Lee Jae-yong stands accused of paying close to $40 million in bribes to a presidential confidante. Prosecutors also accuse the head of South Korea's largest company of hiding assets overseas and committing perjury.
Special prosecutors announced on Tuesday that they would charge Lee Jae-yong and four other Samsung executives with bribery, embezzlement and other offenses linked to a corruption scandal that has shaken South Korea, leading to an impeachment process against President Park Geun-hye.
Lee is accused of "donating" 43 million won ($37.3 million; 35.2 million euros) to nonprofit foundations run by Choi Soon-sil, a close confidante of the president, in return for favors from the Park administration, including the approval of a controversial merger between two Samsung sub-divisions in 2015. Prosecutors also believe that Lee hid assets overseas, committed perjury and concealed proceeds from criminal activities.
If convicted, he could face up to 20 years in prison.
The 48-year-old Samsung heir has denied any wrongdoing.
On Monday, South Korea's acting president, Hwang Kyo-ahn, denied an extension for the special investigation into the Park corruption scandal, forcing the prosecutor's office to decide whether to indict Lee and other Samsung executives by Tuesday. Investigators have not yet been able to interview President Park.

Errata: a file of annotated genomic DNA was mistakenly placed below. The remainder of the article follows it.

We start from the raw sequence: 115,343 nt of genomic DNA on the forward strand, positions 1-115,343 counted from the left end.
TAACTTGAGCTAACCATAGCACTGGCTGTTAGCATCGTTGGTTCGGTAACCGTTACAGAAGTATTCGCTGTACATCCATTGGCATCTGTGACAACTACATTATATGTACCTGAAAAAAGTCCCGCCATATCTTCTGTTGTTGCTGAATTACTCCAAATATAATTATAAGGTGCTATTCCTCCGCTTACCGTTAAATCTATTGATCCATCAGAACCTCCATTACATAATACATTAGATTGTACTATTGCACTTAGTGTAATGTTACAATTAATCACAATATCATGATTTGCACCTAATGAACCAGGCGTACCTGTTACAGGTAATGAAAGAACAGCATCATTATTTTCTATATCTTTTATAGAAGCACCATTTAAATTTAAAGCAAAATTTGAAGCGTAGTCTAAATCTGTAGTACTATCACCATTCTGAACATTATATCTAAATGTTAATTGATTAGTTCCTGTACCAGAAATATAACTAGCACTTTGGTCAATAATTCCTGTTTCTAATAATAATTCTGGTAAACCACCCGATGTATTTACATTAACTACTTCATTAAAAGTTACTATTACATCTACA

Samsung stands to take a severe hit from Lee Jae-yong's arrest and indictment. Though Lee is technically only the vice-chairman of the company, he has been considered its de-facto head since his father suffered a heart attack in 2014.
Powerful family-controlled conglomerates
In a brief email sent out shortly after the prosecutors' announcement on Tuesday, Samsung said that three of the five men who had been indicted had resigned. Lee Jae-yong was not named, implying that he will stay on as de-facto chairman during the upcoming trial.
The company also promised an internal restructuring. It said that it would dismantle its central coordinating body, allowing each company unit to run more independently, lessening the focal lobbying power of the cooperation.
Anti-corruption protests had erupted in South Korea following the revelation that a confidant of President Park had allegedly received millions in bribes
Anti-corruption watchdogs were skeptical of Samsung's intentions. "It is yet to be seen whether this is another cosmetic measure aimed to divert public criticism," Chung Sun-Sup, the head of chaebul.com, an online forum dedicated to the operations of Korean conglomerates, told reporters. In an interview with news agency AFP, Chung had previously accused Samsung of dissolving "group-controlling organizations when it got caught in breach of laws, only to revive them afterwards under different names."
When the Park scandal first hit Samsung, the company had promised that it would disband its secretive Corporate Strategy Office, a panel of close Lee family aides who worked to help ensure the father to son leadership transition. The office allegedly orchestrated the bribe for Choi Soon-sil to secure the 2015 merger, a crucial step in strengthening the younger Lee's grip on Samsung.
The tech-giant is the largest of several powerful family-controlled conglomerates known as "chaebol" that dominate the South Korean economy. Corruption charges have dogged many of these businesses, including Samsung under the elder Lee's reign. In 2008, his father,Lee Kun-hee, was convicted for tax evasion and a breach of trust. A former president later pardoned the 75-year-old.
mb/kms (AP, AFP, Reuters)